When economist Paul Oyer returned to the world of dating, he started logging on to match-making websites. As he explains in a new book, he discovered that his academic expertise was entirely relevant to his foray into online dating.
Molly Antopol's short stories are set in many different times and places. But reviewer Meg Wolitzer says each one will make you nostalgic for another era in short fiction, a time when writer like Bernard Malamud, and Issac Bashevis Singer and Grace Paley roamed the earth.
The dinosaurs were killed during the Fifth Extinction — which scientists suspect was caused by an asteroid. Now, we are living through an epoch that many scientists describe as the Sixth Extinction and this time, human activity is the culprit.
Over the last half a billion years, there have been five major mass extinctions, when the diversity of life on Earth suddenly and dramatically contracted. Scientists are currently monitoring the sixth extinction, predicted to be the most devastating since the asteroid impact that wiped out the dinosaurs. But this time around, writer Elizabeth Kolbert says, humans are causing the extinction.
In his new book, Dr. Kevin Fong explores how humans survive extremes of heat, cold, outer space and deep sea. "We're still exploring the human body and what medicine can do in the same way that the great explorers of the 20th century and every age before them explored the world," he says.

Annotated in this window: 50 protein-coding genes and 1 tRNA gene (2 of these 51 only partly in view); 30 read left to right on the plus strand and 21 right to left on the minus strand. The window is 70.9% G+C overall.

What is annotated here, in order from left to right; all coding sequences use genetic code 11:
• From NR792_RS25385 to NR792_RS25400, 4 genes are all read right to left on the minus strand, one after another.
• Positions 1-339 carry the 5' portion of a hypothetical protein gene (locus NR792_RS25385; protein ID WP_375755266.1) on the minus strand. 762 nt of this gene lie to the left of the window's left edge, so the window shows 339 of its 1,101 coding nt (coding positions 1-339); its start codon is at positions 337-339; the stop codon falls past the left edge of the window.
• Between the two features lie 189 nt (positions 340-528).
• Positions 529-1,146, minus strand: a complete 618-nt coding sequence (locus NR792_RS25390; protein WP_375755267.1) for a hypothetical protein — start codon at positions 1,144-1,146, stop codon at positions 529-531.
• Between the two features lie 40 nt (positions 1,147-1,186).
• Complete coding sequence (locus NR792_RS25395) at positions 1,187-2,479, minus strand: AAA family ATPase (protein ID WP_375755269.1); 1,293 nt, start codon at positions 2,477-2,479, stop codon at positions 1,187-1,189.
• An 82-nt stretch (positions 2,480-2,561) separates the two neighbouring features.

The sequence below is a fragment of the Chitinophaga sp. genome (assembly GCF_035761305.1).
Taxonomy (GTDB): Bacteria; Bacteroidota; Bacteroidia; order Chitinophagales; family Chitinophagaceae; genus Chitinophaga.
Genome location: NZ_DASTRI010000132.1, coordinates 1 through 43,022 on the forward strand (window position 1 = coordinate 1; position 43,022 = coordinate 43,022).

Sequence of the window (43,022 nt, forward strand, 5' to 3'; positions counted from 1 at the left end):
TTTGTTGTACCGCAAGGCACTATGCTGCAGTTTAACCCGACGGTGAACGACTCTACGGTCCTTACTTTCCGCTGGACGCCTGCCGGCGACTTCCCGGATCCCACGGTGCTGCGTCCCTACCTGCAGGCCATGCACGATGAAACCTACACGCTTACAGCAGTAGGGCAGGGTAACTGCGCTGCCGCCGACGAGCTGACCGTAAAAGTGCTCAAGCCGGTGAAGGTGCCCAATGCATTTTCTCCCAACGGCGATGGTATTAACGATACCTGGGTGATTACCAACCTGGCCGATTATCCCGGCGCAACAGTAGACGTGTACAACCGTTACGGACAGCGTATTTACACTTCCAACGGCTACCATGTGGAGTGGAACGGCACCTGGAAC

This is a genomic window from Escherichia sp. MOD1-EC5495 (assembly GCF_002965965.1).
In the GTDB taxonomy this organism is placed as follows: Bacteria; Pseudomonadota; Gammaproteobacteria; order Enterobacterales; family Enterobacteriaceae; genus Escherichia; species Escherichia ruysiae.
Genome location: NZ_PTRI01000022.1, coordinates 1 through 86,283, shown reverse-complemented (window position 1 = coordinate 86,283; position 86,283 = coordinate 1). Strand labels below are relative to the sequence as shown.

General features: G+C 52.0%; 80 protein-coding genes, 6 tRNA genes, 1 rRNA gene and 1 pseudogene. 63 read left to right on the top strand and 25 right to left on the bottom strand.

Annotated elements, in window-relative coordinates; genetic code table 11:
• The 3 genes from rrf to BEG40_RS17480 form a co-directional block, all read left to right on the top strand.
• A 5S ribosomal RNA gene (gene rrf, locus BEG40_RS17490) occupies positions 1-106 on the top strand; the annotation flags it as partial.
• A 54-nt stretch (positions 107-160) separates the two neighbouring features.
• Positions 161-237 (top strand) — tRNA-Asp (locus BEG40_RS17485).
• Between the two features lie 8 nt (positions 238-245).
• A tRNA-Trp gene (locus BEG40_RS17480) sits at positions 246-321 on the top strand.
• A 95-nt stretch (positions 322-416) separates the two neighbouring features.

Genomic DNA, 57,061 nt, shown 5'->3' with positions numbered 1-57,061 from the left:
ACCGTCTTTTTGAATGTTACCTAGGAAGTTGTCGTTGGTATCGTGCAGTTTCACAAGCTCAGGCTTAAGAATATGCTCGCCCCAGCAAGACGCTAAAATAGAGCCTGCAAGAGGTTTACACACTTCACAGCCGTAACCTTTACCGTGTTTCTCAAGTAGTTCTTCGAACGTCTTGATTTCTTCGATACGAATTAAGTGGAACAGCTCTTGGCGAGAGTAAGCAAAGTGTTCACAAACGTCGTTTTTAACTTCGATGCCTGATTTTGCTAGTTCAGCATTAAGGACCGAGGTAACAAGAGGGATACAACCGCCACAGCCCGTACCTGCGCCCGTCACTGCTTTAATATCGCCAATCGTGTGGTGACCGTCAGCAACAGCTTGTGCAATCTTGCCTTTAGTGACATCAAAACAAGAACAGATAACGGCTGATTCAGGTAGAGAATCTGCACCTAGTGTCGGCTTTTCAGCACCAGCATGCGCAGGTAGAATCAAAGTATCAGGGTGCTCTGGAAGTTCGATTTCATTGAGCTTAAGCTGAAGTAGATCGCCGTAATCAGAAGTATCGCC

For 44 years, British author Penelope Lively has been publishing children's books, short stories and novels. Her latest book, Dancing Fish and Ammonites, is subtitled "A Memoir," but critic Ellah Allfrey says it is "more a collection of thoughts, a scattering of advice and a reading list to treasure."
As an acoustic engineer, Trevor Cox has spent most of his career getting rid of bizarre, unwanted sounds. But in The Sound Book, Cox turns up the volume on those sonic oddities. The book explores weird echoes and unexpected noises from around the globe — including "whisper galleries" and a chirping pyramid.
Nathan Matias is not a poet — at least, not in the conventional sense of the word. Rather, he's a student at the Massachusetts Institute of Technology who has written a Shakespearean sonnet using a computer program. Matias' program used predictive language, limited only to word choices made by William Shakespeare, to produce an entirely new poem in the voice of the Bard. He joins us to talk about his process and beautiful product.
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